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At MSU Water Resources Conference . .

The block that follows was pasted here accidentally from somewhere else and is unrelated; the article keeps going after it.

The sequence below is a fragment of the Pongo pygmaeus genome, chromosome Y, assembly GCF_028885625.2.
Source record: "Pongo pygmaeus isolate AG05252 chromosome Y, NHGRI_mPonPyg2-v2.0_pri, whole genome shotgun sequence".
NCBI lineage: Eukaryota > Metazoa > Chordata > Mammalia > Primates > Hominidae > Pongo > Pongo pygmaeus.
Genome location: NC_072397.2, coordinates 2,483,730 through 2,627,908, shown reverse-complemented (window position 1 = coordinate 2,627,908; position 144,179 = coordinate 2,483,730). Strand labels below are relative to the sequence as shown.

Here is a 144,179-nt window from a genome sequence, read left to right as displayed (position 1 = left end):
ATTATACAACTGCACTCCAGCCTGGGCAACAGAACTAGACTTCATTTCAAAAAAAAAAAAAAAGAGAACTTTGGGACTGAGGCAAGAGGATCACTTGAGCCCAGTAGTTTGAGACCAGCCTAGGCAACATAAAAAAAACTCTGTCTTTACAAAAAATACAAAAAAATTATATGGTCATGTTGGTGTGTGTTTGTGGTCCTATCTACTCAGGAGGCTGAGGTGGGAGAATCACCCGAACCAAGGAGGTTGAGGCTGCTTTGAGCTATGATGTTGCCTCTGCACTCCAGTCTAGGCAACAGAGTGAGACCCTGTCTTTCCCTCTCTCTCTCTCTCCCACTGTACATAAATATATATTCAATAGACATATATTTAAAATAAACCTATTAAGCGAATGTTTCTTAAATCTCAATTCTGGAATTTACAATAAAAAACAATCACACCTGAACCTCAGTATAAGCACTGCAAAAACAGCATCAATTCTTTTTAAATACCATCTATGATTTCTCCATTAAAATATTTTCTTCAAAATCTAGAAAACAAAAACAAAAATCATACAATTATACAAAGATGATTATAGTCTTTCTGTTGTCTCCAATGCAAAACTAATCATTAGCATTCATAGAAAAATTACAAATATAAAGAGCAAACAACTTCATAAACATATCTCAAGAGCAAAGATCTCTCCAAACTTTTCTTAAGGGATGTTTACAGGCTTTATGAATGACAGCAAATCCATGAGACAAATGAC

Public v. Private Power On Fairness of 'Preference Clause' Gus Norwood of Vancouver, Wash., executive secretary of the Northwest Public Power Assn., and Edwin Ven nard of New York, N. Y., vice presi dent and managing director of the Edison Electric Institute, will speak at the Water Resources Conference that will be held July 20 and 21, at Montana State University, Confer ence Director Albert W. Stone an nounced. "The Consumer's State in the Pref erence Clause" will be Norwood's topic, and "Certain Aspects of the Preference Clause Which Undermines Its Soundness As A National Policy" will be Vennard's. Both speeches are scheduled for July 20, when Francis F. Hill, Portland, Ore., attorney, and Lawrence Potamkin, Washington, D. C., attorney, will also be on the pro gram. Leland Olds, former chairman of the Federal Power Commission, and Prof. A. J. Gustin Priest of the University of Virginia law faculty will address the conference on July 21 . Vennard resigned as president of the Middle West Service Co. to take his present position with Edison Elec tric Institute in June. Active in trade associations, he has served on the EEI Rate Research Committee, and as chairman of the General Commercial Committee, the Modern Kitchen Bu reau, and the Sales Executive Con ference. He has been a member of $85 Million At Stake In Quota Election: Olsen "In three previous wheat quota elections Montana farmers played a major role in preventing a devastating sag in Montana's economy," said At torney General Arnold Olsen today in appealing to the state's wheat growers to once again vote over whelmingly for marketing quotas when they go to the polls Friday, July 20. "That the nation's grain growers again give quotas at least the re quired two-thirds vote of all grow ers voting is imperative to the eco nomic well-being of practically every Montana person," the Democratic gubernatorial nominee continued. "Contingent on quotas receiving the required two-thirds approval, the U. S. Department of Agriculture has set the 1957 support price at $2.00. Should marketing quotas not receive the necessary two-thirds vote, then, the price of wheat will fall to approx imately $1.05 a bushel. "This 95 cents-a-bushel loss, translated into terms of income to Montana amounts to approximately 85 millions of dollars," Olsen stated. Defeat of the quotas would bring financial chaos and hardship to farmers, businessmen and wage earners alike in most parts of our predominantly agricultural state. "I sincerely hope all Montana wheat farmers will exercise their franchise at the marketing quota election next Friday and will give quotas an even greater 'yes' vote than the 87.2 per cent vote favoring quotas last year, Olsen said in concluding his appeal. ' ' Postal Rates Increase . . Fjare Backs Another Giveaway Cong. Orvin Fjare, that dauntless defender of the public weal, last week voted to give away another piece of your purchasing power when he voted for the Adminis tration-sponsored bill to increase postal rates. The bill passed the House 217-165. Under the bill, first class letter mail rates will be bumped from three to four cents per ounce or fraction thereof. The Administra tion has been urging this 33}6% rate increase for two years while, at the same time admitting that let ter mail is the only class of mail which makes a substantial profit for the Post Office Department each year. The bill also proposed a 30 per cent increase in rates charged news papers and magazine with one half of the increase (15%) to take ef the Load Research Committee of the Assn, of Edison Illuminating Com panies, the Finance Committee of the Electric Companies Advertising Pro gram, and the Industry Committee o the American Power Conference. Vennard earned a degree in me chanical and electrical engineering from Tulane University, where he studied under an honor scholarship. After graduation he worked for the General Electric Co. and for utility companies in the South before he be gan his twenty-year association with the Middle West Service Co. Vennard is a member of Tau Beta Pi engineering fraternity and a mem ber of the board of trustees of North land College in Ashland, Wis. Norwood has been full-time execu tive secretary of the NPPA since 1947. The NPPA conducts seminars on utility operating problems, makes wage surveys, and is active in the field of wholesale rates and federal water power legislation and appropri ations, according to Norwood. In ad dition to his primary duties in re search, he edits the Pacific North west Public Power Bulletin, the NPPA 's monthly publication. Norwood received a master's degree from Harvard University's Littauer Graduate School of Public Adminis tration in 1947. A graduate of the U. S. Naval Academy at Annapolis, Md., he served seven years on naval war vessels and holds a commission as commander in the Naval Reserve. Norwood belongs to the American Society for Public Administration, the National Municipal League, the Bonneville Regional Advisory Coun cil, the Pacific Northwest Governors' Power Policy Committee, the Wash ington State Resources Committee, and various American Public Power Assn, committees. Fraudulently Titled Initiative's Defeat Hailed By Labor Failure of the Right-to-Work ini tiative petitions has been cited by the Helena Labor Advisory Committee as a step toward protecting Montana's economy, according to Dorothy Engle dow, chairman. The committee noted that of the required 977 signatures needed to qualify this county, only 39 persons signed the petitions and many of them later had their names withdrawn. In commenting on the failure of the initiative to get on the November ballot, the chairman said, "This ini tiative was totally misleading in that its guaranteed no one the right to work, but was rather a union-busting measure which would have hurt not only the workingman, but the busi nessman as well. We certainly think the people have the right to vote on an important issue, but this initiative, disguised as it was, deserved no place on the ballot. Our committee was formed for the purpose of getting the true story to the people of this county and that we have tried to do. World Wool Output Rises WASHINGTON, D. C.—The world produced 4,480,000,000 pounds of wool in 1955 compared with 4,400, 000 pounds the year before and about 20 per cent higher than in 1945. ' feet this year and the other one half (15%) to go into effect a year hence. Postmaster General Summerfield ha mitted that a major cause of his department's annua] deficit is the way-below-cost zine rates which find the depart ment spending more than five times as much for such mail han dling as publishers pay in postage. LIFE magazine, for example, an nually costs the department (sic. taxpayers) over eight million dol lars more than the postal charges that publicaton pays to the depart ment. Cong. Lee Metcalf, in line with his consistent record of keeping his constituents' interests upper most in his congressional activities, voted against this most unfair rate increase proposed by the Eisen frequently ad newspaper-maga HISTORICAL^ SOCIETY OtfIVfO A A 9 ) * V ô x LENA D 1 P* n • pRTTTi ; LffS . _ _ Séaàz - ^WnoTr r r Btxâ&np nirrw n.i MONTANA'S ONLY STATEWIDE INDEPENDENT NEWSPAPER $3,00 Per Year Vol. XVII—No. 32 HELENA, MONTANA, JULY 13, 1956 Havm/Cooperators Celebrated 25th fiimhersary Yesterday m I f I i w. U ; Hi Employees of the Farmers Union Oil Company, Havre, pictured from left to right, front row, Albert McLeod, manager; Hylas Johnson, Ellen Cool and Norma McLeod; back row, Frank Moravec, Mike Doll, Dean Teel, George Paladie and Thomas Floerchinger. Russell Blom, also an employee, missed being in the picture. The Havre oil company started 25 years ago with two employees, now needs ten people to handle its ever expanding business. (VOICE Photo.) Thanks To Montana's "3Ms" . . Rural Electrics Are Near SAGE Victory WASHINGTON, D. C.—(NRECA)— Rural telephone and electric systems combined to win their battle against the Ameri can Telephone and Telegraph Co, and the Bell System attempts to prevent their participation in the U. S. Air Force's multi billion dollar SAGE communications project. The Senate Armed Services mittee favorably reported to the full Senate late last month authorization for the SAGE project. The bill specifi cally states: "The Secretary of the Air Force is authorized to procure communication services required for semi-automatic ground environment system ... In pro-curing such services, the Secretary of the Air Force shall utilize to the fullest extent the facilities and capa bilities of communication common carriers, including rural telephone co-operatives, within their service areas and for power supply shall utilize to the fullest extent the facili ties and capabilities of public utilities and rural electric co-operatives with in their respective service areas. Earlier, the House Armed Services Committee had amended the Air Force authorization for the SAGE project to include rural telephone co operatives. This was done largely through the efforts of Rep. Lee Met calf (Mont.). Subsequently, it became evident that no specific protection was afforded rural electric co-opera tives, and Metcalf, working with Sen ators James Murray (Mont.) and Mike Mansfield (Mont.), submitted the above amended language in the Senate authorization. In the June issue of RURAL ELECTRIFICATION MAGAZINE, Metcalf disclosed the background story of the SAGE project. He re hower Administration. (Cong. Rec., July 6, page 10, 854). Before the new rates can take effect Senate approval must be secured.-HLB. Com-^ vealed that the whole situation was brought into the open by a letter from Mrs. Anna Dahl, secretary of the Sheridan County Electric Co op, Medicine Lake, Mont. Mrs. Dahl protested treatment accorded to her co-op on the part of the Army Corps of Engineers in securing power supply for a SAGE installa tion in her co-op's service area. In June of last year House Major ity Leader Rep. John McCormick (Mass.), had released a Comptroller General's opinion declaring that the Air Force was proceeding with its SAGE system without adequate au thority from Congress. Then began a complete expose of the antics of former AT&T personnel working within the government to turn the multi-billion dollar SAGE program into an AT&T bonanza. The charge was also made that REA was caught sleeping, or at least rural telephone co-ops were not notified of SAGE until last December. The Senate version of SAGE au thorization now goes to conference where it is expected to be passed with little opposition. It culminates an ap proximate year's battle to bring the project out into the open. Soap Operas? Heck, No, Aussies Have Farm Shows MELBOURNE, Australia,—(CNS) —Victoria's agriculture department is producing and sponsoring some day time radio dramas including "Death of a Maggot, gery," and "Spotlight on Lucy, the Green Blowfly. Phantoms In the Pig ff (( ff ♦ What makes a successful Co-opera I tive business? In a good position to answer that question would be the co-operators : of the Farmers Union Oil Company at Havre, who Celebrated their 25th an niversary, Thursday, July 12, at their annual meeting for 1956. The 25th Anniversary history of the Farmers Union Oil Com pany at Havre is a rags to riches tale, that the managers and stock holders would be quick to tell you did not come about through the magic of a fairy godmother, but rather through the wisdom, hard work, and loyalty of managers, directors and stockholders who truly believe in co operation. Started 25 years ago with a capital of $630, $600 of which was bor rowed on notes of stockholders as collateral, the Havre station today records assets of $295,283.71. The first station was a leased bulk plant located on West First Street in Havre, consisting of two 10,000 gallon bolted bulk tanks, a bulk pump and a 12x24 office and warehouse. They survived competition of old line companies who were able to ex tend credit, farmers hauling crude direct from the wells who would cook it in home made stills, and a Co-op buying organiaztion on the "High line" that sold fuel for cost plus handling, and after eight months they were considering buying lots and putting up their own station. In February 1953 following the completion of their own plant the minutes relate the cost was $2,129.22 and $113 of stock was issued labor. The Havre Farmers Union Oil Company had been in operation for a year when the auditor suggested they declare a dividend of 2c a gal lon on gasoline, 1 % c a gallon on distalité and 10c a gallon on oil. These dividends were credited to the stockholders' notes and non-stock holders' dividends were set up toward a share of stock. The Farmers Union Oil Company at Havre has had only two managers in its 25 years of operation. Hilbert Peterson, hired from among 8 appli cants, was the original manager and held that position for 22 years. He resigned in 1953. A1 McLeod came to the station at that time from Fair field where he had been manager o the Greenfield Farmers Oil Company. The history of the Havre oil corn continued on Page Four) Gov. Aronson To Vote "Yes On Quotas tr "As Governor and as a wheat grow er, I wish to reiterate my position on the acreage quota referendum to be held July 20th," Gov. J. Hugo Aron son stated last Friday. "In reply to a request from a farmer publication I stated my position several weeks ago. I said that, as a farmer, I will vote 'yes' on the referendum. July 20th is an important date for the wheat growers of Montana. On that day these farmers will decide whether quotas shall be applied for 1957. I believe a vote approving the quotas is important not only to the wheat growers themselves but also to the general population and business in the vast areas of this state where quotas is the only feasible answer this wheat is the mainstay of the economy. "What remedy the future may bring for the problems that the refer endum presently undertakes to cope with I do not know," Aronson said, "but I am convinced that imposing year."